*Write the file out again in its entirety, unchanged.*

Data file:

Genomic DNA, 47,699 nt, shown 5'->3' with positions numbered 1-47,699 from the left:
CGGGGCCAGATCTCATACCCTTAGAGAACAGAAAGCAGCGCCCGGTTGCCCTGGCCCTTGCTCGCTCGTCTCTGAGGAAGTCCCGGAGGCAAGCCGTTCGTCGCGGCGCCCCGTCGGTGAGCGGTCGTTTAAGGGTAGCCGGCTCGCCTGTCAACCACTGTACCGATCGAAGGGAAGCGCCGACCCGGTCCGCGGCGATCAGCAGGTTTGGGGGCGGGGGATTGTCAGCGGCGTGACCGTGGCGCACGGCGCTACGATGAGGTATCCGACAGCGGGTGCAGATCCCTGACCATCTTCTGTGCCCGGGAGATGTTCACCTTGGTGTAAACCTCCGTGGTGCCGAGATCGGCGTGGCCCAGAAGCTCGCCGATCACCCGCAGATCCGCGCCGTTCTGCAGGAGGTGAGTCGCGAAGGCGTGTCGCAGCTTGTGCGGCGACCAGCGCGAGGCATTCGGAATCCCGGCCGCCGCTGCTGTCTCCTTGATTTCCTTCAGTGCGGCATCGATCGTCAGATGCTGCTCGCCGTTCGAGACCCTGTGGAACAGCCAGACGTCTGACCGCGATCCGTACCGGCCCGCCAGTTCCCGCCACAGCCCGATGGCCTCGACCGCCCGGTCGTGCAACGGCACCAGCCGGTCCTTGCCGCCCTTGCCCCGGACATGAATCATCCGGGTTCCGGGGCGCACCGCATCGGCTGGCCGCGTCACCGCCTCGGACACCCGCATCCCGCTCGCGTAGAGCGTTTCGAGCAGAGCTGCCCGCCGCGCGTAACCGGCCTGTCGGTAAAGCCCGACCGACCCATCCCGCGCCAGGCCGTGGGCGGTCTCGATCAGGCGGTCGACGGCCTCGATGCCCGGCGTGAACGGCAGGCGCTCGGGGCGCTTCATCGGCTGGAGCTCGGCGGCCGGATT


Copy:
Genomic DNA, 47,699 nt, shown 5'->3' with positions numbered 1-47,699 from the left:
CGGGGCCAGATCTCATACCCTTAGAGAACAGAAAGCAGCGCCCGGTTGCCCTGGCCCTTGCTCGCTCGTCTCTGAGGAAGTCCCGGAGGCAAGCCGTTCGTCGCGGCGCCCCGTCGGTGAGCGGTCGTTTAAGGGTAGCCGGCTCGCCTGTCAACCACTGTACCGATCGAAGGGAAGCGCCGACCCGGTCCGCGGCGATCAGCAGGTTTGGGGGCGGGGGATTGTCAGCGGCGTGACCGTGGCGCACGGCGCTACGATGAGGTATCCGACAGCGGGTGCAGATCCCTGACCATCTTCTGTGCCCGGGAGATGTTCACCTTGGTGTAAACCTCCGTGGTGCCGAGATCGGCGTGGCCCAGAAGCTCGCCGATCACCCGCAGATCCGCGCCGTTCTGCAGGAGGTGAGTCGCGAAGGCGTGTCGCAGCTTGTGCGGCGACCAGCGCGAGGCATTCGGAATCCCGGCCGCCGCTGCTGTCTCCTTGATTTCCTTCAGTGCGGCATCGATCGTCAGATGCTGCTCGCCGTTCGAGACCCTGTGGAACAGCCAGACGTCTGACCGCGATCCGTACCGGCCCGCCAGTTCCCGCCACAGCCCGATGGCCTCGACCGCCCGGTCGTGCAACGGCACCAGCCGGTCCTTGCCGCCCTTGCCCCGGACATGAATCATCCGGGTTCCGGGGCGCACCGCATCGGCTGGCCGCGTCACCGCCTCGGACACCCGCATCCCGCTCGCGTAGAGCGTTTCGAGCAGAGCTGCCCGCCGCGCGTAACCGGCCTGTCGGTAAAGCCCGACCGACCCATCCCGCGCCAGGCCGTGGGCGGTCTCGATCAGGCGGTCGACGGCCTCGATGCCCGGCGTGAACGGCAGGCGCTCGGGGCGCTTCATCGGCTGGAGCTCGGCGGCCGGATT